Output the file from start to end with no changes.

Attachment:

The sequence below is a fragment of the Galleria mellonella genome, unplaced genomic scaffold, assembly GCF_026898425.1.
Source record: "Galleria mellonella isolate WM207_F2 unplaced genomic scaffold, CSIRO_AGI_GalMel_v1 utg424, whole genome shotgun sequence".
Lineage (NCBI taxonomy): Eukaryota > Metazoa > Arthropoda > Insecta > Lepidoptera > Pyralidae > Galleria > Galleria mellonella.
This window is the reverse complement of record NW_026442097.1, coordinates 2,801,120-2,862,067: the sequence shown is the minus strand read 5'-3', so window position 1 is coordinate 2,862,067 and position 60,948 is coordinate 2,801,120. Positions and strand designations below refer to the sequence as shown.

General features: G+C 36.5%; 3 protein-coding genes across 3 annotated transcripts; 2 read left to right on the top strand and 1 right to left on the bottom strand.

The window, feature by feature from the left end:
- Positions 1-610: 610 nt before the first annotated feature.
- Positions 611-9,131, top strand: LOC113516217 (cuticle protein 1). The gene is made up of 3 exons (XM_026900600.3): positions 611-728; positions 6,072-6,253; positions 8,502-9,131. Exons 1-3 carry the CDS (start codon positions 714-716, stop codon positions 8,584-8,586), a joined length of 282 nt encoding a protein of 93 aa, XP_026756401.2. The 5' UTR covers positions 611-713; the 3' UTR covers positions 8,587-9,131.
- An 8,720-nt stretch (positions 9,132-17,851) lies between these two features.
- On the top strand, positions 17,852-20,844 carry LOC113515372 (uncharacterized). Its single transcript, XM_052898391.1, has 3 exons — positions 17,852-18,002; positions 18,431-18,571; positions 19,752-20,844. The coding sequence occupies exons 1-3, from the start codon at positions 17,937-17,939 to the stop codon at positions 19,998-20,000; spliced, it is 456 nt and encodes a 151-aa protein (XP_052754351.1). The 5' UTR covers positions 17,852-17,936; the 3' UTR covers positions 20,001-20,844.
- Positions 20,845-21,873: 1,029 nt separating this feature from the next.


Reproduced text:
The sequence below is a fragment of the Galleria mellonella genome, unplaced genomic scaffold, assembly GCF_026898425.1.
Source record: "Galleria mellonella isolate WM207_F2 unplaced genomic scaffold, CSIRO_AGI_GalMel_v1 utg424, whole genome shotgun sequence".
Lineage (NCBI taxonomy): Eukaryota > Metazoa > Arthropoda > Insecta > Lepidoptera > Pyralidae > Galleria > Galleria mellonella.
This window is the reverse complement of record NW_026442097.1, coordinates 2,801,120-2,862,067: the sequence shown is the minus strand read 5'-3', so window position 1 is coordinate 2,862,067 and position 60,948 is coordinate 2,801,120. Positions and strand designations below refer to the sequence as shown.

General features: G+C 36.5%; 3 protein-coding genes across 3 annotated transcripts; 2 read left to right on the top strand and 1 right to left on the bottom strand.

The window, feature by feature from the left end:
- Positions 1-610: 610 nt before the first annotated feature.
- Positions 611-9,131, top strand: LOC113516217 (cuticle protein 1). The gene is made up of 3 exons (XM_026900600.3): positions 611-728; positions 6,072-6,253; positions 8,502-9,131. Exons 1-3 carry the CDS (start codon positions 714-716, stop codon positions 8,584-8,586), a joined length of 282 nt encoding a protein of 93 aa, XP_026756401.2. The 5' UTR covers positions 611-713; the 3' UTR covers positions 8,587-9,131.
- An 8,720-nt stretch (positions 9,132-17,851) lies between these two features.
- On the top strand, positions 17,852-20,844 carry LOC113515372 (uncharacterized). Its single transcript, XM_052898391.1, has 3 exons — positions 17,852-18,002; positions 18,431-18,571; positions 19,752-20,844. The coding sequence occupies exons 1-3, from the start codon at positions 17,937-17,939 to the stop codon at positions 19,998-20,000; spliced, it is 456 nt and encodes a 151-aa protein (XP_052754351.1). The 5' UTR covers positions 17,852-17,936; the 3' UTR covers positions 20,001-20,844.
- Positions 20,845-21,873: 1,029 nt separating this feature from the next.